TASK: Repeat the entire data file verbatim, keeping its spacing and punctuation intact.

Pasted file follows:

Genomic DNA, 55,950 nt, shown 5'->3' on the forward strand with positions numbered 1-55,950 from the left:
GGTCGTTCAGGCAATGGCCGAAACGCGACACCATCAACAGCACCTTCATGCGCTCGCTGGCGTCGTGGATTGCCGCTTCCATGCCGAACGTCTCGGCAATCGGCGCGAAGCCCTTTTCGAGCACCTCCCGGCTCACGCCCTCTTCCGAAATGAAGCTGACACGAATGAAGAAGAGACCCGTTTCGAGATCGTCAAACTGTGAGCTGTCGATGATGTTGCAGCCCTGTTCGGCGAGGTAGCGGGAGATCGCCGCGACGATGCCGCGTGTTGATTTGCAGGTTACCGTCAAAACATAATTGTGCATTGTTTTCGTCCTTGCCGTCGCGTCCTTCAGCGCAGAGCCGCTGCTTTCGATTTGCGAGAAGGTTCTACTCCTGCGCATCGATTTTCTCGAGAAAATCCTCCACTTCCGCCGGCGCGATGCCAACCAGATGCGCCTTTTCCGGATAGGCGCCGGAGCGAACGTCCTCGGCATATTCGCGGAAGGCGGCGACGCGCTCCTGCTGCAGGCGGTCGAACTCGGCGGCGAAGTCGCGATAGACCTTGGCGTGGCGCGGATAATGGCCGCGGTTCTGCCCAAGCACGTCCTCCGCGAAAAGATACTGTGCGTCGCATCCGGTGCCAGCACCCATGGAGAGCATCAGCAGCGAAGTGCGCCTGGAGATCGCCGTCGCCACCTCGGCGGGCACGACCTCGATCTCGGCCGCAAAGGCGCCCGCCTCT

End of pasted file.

Genomic DNA, 55,950 nt, shown 5'->3' on the forward strand with positions numbered 1-55,950 from the left:
GGTCGTTCAGGCAATGGCCGAAACGCGACACCATCAACAGCACCTTCATGCGCTCGCTGGCGTCGTGGATTGCCGCTTCCATGCCGAACGTCTCGGCAATCGGCGCGAAGCCCTTTTCGAGCACCTCCCGGCTCACGCCCTCTTCCGAAATGAAGCTGACACGAATGAAGAAGAGACCCGTTTCGAGATCGTCAAACTGTGAGCTGTCGATGATGTTGCAGCCCTGTTCGGCGAGGTAGCGGGAGATCGCCGCGACGATGCCGCGTGTTGATTTGCAGGTTACCGTCAAAACATAATTGTGCATTGTTTTCGTCCTTGCCGTCGCGTCCTTCAGCGCAGAGCCGCTGCTTTCGATTTGCGAGAAGGTTCTACTCCTGCGCATCGATTTTCTCGAGAAAATCCTCCACTTCCGCCGGCGCGATGCCAACCAGATGCGCCTTTTCCGGATAGGCGCCGGAGCGAACGTCCTCGGCATATTCGCGGAAGGCGGCGACGCGCTCCTGCTGCAGGCGGTCGAACTCGGCGGCGAAGTCGCGATAGACCTTGGCGTGGCGCGGATAATGGCCGCGGTTCTGCCCAAGCACGTCCTCCGCGAAAAGATACTGTGCGTCGCATCCGGTGCCAGCACCCATGGAGAGCATCAGCAGCGAAGTGCGCCTGGAGATCGCCGTCGCCACCTCGGCGGGCACGACCTCGATCTCGGCCGCAAAGGCGCCCGCCTCT